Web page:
Home Buying in Chicago>Question Details

gg2004, Home Buyer in Chicago, IL

Rental properties

Asked by gg2004, Chicago, IL Mon Jul 29, 2013

I am looking to buy 1-2 rental properties in Chicago - am debating whether to buy a multi unit property or buy separate condos. Any opinions on the risk/reward for each option?

Also, any thoughts on what neighborhoods are sweet spots for renters?

Help the community by answering this question:


If you do not live here, then a condo in a well-managed building might be a better bet for you. Rental prices are so high in some areas that buying a short sale or foreclosure in a good location could be the way to go. Onsite maintenance would be key for an out-of-town landlord. Otherwise you're paying a monthly management fee when you may not need that much support. One of my clients has done very well with buying small condos in popular buildings that rent quickly to good tenants who pay their rent promptly. If you'd like to discuss more, please contact me directly. Good luck!
0 votes Thank Flag Link Mon Jul 29, 2013
How will you purchase? ...CASH or Financing
What are your financial goals/expected ROI?

With a Multi Unit YOU are the King of the Castle.
With a condo you have t deal with the association.

As per neighborhoods, it truly depends on your budget.

Feel free to contact me should you have any questions.
0 votes Thank Flag Link Mon Jul 29, 2013
Thanks for all your answers. My assumption is that the multiunit will provide better cashflow, but the condos will appreciate more over the longer term, maybe a higher risk/higher reward than multiunits - is that a logical way to look at it?

I do not live in the city, so will likely be an absentee landlord and outsource to a management company - does this change how you would look at multiunit vs. condos?

0 votes Thank Flag Link Mon Jul 29, 2013
This is something we deal with all the time, HOA's can be a nightmare to deal with and the monthly dues run down your yield. Therefore if you appoint a good mgmt company and buy in the right area a multi unit will always win in my opinion. A lot of our clients are based overseas and for them they want something that provides a good return with the minimum of fuss.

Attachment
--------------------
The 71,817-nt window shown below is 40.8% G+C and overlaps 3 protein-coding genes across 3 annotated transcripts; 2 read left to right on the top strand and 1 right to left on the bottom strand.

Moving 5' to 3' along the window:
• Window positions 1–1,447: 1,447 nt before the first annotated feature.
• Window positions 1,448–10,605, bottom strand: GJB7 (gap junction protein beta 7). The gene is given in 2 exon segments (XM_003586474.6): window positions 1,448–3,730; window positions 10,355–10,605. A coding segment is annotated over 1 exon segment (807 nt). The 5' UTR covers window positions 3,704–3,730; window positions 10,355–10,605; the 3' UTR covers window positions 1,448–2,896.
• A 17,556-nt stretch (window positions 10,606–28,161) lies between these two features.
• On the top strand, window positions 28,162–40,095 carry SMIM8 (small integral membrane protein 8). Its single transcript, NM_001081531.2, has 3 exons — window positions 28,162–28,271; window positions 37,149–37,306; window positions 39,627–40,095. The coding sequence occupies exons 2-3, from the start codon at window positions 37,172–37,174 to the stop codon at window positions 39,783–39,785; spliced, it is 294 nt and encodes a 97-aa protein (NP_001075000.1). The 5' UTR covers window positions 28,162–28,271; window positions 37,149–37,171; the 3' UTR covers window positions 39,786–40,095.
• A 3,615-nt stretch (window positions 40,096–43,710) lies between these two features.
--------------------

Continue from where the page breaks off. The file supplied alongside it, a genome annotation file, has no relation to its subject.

Flag Tue Aug 6, 2013
Anything close to public transportation is a sweet spot for rentals.

As to mutli unit or condo, it depends on what your budget is.
Web Reference: http://Americorpre.com
0 votes Thank Flag Link Mon Jul 29, 2013
I personally would find several units in one well run condo building. Less liability to deal with common area maintenance then a multi unit building that you own entirely and having a good percentage gets your voice heard with the condos association. Some buildings just do well on the rental market and resale market.
0 votes Thank Flag Link Mon Jul 29, 2013
Its hard saying what would work best for you - I like Multi Units. You dont have to deal with an association and you only have to close once for several units. However a condo is easier to manage and can still be a great investment. You will want to run the numbers and see what will work for you.
IF you are planning on financing the property then talk to your lender and see what works best from a cash flow perspective.
If you havent spoken with a lender yet then I would be happy to help
Good luck
Sam Sharp
Senior VP of Mortgage Lending
Guaranteed Rate
773 290 0455